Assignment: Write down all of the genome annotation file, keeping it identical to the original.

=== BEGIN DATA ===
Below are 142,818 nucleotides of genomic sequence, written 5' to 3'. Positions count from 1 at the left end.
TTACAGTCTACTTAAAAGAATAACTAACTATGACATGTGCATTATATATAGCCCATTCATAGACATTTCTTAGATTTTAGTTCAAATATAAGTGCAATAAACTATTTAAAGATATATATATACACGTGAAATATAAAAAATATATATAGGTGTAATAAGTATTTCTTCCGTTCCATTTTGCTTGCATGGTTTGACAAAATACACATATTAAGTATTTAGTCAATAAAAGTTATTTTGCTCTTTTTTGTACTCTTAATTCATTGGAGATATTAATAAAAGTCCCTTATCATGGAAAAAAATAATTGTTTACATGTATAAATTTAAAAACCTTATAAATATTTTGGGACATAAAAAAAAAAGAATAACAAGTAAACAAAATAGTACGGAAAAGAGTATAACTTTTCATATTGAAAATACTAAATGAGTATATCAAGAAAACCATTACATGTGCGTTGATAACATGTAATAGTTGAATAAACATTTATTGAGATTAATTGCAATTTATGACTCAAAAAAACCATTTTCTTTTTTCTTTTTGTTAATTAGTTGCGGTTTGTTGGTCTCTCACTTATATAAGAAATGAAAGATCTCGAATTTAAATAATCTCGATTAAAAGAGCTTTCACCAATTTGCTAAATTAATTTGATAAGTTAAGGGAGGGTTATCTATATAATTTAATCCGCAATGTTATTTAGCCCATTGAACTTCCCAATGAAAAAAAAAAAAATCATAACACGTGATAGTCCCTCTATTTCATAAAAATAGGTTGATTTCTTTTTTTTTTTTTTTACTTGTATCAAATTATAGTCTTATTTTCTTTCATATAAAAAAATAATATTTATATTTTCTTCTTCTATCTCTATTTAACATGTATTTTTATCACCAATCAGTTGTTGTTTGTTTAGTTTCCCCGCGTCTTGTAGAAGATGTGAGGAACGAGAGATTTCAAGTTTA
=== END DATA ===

Below are 142,818 nucleotides of genomic sequence, written 5' to 3'. Positions count from 1 at the left end.
TTACAGTCTACTTAAAAGAATAACTAACTATGACATGTGCATTATATATAGCCCATTCATAGACATTTCTTAGATTTTAGTTCAAATATAAGTGCAATAAACTATTTAAAGATATATATATACACGTGAAATATAAAAAATATATATAGGTGTAATAAGTATTTCTTCCGTTCCATTTTGCTTGCATGGTTTGACAAAATACACATATTAAGTATTTAGTCAATAAAAGTTATTTTGCTCTTTTTTGTACTCTTAATTCATTGGAGATATTAATAAAAGTCCCTTATCATGGAAAAAAATAATTGTTTACATGTATAAATTTAAAAACCTTATAAATATTTTGGGACATAAAAAAAAAAGAATAACAAGTAAACAAAATAGTACGGAAAAGAGTATAACTTTTCATATTGAAAATACTAAATGAGTATATCAAGAAAACCATTACATGTGCGTTGATAACATGTAATAGTTGAATAAACATTTATTGAGATTAATTGCAATTTATGACTCAAAAAAACCATTTTCTTTTTTCTTTTTGTTAATTAGTTGCGGTTTGTTGGTCTCTCACTTATATAAGAAATGAAAGATCTCGAATTTAAATAATCTCGATTAAAAGAGCTTTCACCAATTTGCTAAATTAATTTGATAAGTTAAGGGAGGGTTATCTATATAATTTAATCCGCAATGTTATTTAGCCCATTGAACTTCCCAATGAAAAAAAAAAAAATCATAACACGTGATAGTCCCTCTATTTCATAAAAATAGGTTGATTTCTTTTTTTTTTTTTTTACTTGTATCAAATTATAGTCTTATTTTCTTTCATATAAAAAAATAATATTTATATTTTCTTCTTCTATCTCTATTTAACATGTATTTTTATCACCAATCAGTTGTTGTTTGTTTAGTTTCCCCGCGTCTTGTAGAAGATGTGAGGAACGAGAGATTTCAAGTTTA